Two Canadian manufacturers, New Flyer in Winnipeg and Nova Bus in Quebec, will each produce two of the buses for testing along Marine Drive in South Vancouver, Burnaby, and New Westminster. The buses charge in four to seven minutes while drivers are taking a break or passengers are getting on and off.
In 2018, TransLink invested $142 million from the federal gas tax fund in new transit vehicles, including 62 hybrid buses and six zero-emission battery-electric buses. This year’s federal budget, released on Tuesday, allocates an extra $2.2 billion to First Nations and municipalities over the next year to address infrastructure deficits and needs, doubling what Ottawa transferred last year. According to a TransLink press release, this year’s commitment could lend an extra $130 million to transit in Metro Vancouver.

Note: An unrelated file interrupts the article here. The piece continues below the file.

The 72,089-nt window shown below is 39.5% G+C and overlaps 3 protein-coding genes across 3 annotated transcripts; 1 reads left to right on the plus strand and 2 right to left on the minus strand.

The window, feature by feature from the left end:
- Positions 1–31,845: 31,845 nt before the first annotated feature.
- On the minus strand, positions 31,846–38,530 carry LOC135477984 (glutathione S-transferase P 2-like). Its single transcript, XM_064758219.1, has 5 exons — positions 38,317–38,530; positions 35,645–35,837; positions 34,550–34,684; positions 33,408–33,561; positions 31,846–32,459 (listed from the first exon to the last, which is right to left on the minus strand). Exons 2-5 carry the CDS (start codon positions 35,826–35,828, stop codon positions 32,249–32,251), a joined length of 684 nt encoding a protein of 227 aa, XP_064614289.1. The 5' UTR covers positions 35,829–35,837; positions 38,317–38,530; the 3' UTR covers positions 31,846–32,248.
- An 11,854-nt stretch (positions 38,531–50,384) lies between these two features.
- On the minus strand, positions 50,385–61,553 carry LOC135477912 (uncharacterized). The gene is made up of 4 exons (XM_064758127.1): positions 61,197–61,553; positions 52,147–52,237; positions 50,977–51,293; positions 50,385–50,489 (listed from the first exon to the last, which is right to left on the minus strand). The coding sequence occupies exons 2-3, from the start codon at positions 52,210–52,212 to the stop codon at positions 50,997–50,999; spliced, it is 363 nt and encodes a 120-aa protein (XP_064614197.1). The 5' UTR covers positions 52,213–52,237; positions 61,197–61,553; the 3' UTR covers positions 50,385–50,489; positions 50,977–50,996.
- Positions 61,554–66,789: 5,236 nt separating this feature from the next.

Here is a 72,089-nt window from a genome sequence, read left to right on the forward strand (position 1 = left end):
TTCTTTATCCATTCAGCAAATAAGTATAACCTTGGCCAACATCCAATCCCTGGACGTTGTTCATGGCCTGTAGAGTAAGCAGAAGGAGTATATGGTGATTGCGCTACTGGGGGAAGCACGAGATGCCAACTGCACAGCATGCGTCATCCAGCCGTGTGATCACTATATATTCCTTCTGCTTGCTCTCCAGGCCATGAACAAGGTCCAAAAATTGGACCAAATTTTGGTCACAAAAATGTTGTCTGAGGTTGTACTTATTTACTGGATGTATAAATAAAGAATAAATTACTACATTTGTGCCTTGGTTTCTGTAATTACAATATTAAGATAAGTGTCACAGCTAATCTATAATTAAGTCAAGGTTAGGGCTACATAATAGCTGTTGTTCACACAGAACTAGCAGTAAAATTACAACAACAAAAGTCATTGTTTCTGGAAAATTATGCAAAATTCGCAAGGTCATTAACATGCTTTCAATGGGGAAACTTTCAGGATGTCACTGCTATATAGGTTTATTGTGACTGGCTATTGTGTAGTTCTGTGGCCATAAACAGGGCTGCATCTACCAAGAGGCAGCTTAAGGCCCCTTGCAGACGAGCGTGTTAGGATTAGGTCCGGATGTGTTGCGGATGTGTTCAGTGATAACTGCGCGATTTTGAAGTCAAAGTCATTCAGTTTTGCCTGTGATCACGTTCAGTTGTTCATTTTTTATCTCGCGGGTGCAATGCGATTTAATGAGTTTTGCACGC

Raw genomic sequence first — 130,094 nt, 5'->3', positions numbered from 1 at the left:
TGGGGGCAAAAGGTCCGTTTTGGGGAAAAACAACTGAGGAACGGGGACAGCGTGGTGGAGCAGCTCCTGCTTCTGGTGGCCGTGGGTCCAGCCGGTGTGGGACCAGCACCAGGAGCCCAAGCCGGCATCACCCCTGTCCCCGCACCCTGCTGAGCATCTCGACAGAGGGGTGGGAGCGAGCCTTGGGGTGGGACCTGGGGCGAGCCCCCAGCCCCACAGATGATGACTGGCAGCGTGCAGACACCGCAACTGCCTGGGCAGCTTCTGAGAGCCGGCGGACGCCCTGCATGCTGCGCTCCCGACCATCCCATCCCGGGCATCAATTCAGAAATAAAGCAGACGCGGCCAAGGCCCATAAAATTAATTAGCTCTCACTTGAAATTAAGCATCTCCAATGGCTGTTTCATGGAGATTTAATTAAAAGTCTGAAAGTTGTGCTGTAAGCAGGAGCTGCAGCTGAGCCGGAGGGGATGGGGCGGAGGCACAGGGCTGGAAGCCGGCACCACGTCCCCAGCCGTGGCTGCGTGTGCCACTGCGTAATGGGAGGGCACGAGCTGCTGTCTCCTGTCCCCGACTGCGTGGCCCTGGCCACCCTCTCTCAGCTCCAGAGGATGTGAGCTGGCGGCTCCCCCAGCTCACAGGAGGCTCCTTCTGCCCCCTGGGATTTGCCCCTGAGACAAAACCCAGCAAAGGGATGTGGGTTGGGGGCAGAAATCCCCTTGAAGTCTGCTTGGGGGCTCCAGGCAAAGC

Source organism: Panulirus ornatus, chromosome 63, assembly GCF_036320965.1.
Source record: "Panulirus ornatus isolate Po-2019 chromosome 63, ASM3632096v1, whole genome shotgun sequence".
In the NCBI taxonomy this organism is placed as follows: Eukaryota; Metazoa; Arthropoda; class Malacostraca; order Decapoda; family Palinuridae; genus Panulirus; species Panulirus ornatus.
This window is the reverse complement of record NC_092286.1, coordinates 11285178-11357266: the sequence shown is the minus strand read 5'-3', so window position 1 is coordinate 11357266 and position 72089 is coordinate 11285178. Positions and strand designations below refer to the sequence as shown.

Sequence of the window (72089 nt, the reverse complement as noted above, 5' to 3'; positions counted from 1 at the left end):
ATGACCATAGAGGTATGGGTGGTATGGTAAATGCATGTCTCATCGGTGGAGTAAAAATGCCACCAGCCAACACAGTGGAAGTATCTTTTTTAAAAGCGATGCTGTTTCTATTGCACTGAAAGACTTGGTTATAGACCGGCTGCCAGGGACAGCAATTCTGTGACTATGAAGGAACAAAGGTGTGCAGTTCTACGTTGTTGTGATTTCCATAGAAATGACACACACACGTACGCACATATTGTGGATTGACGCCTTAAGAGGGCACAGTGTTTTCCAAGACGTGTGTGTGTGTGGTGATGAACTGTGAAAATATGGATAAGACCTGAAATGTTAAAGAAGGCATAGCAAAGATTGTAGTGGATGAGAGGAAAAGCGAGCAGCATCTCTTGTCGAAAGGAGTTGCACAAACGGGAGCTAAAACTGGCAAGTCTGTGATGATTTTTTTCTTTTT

Montreal’s transit service has set an even more ambitious target of 100 per cent electric buses and zero emissions by 2040. Between now and 2025, Montreal will purchase only hybrid or electric buses, with six rapid-charge and 30 slow-charge e-buses currently on the way.
The Toronto Transit Commission, which operates the third most heavily-used transit fleet in North America, has committed to 100 per cent zero-emission transit by 2042. It acquired 10 new battery-electric buses last year, with a projected total of 60 e-buses and 200 additional hybrid buses by the end of 2019.
Smith said these cities are the standouts in Canada.
Global shift towards electric transportation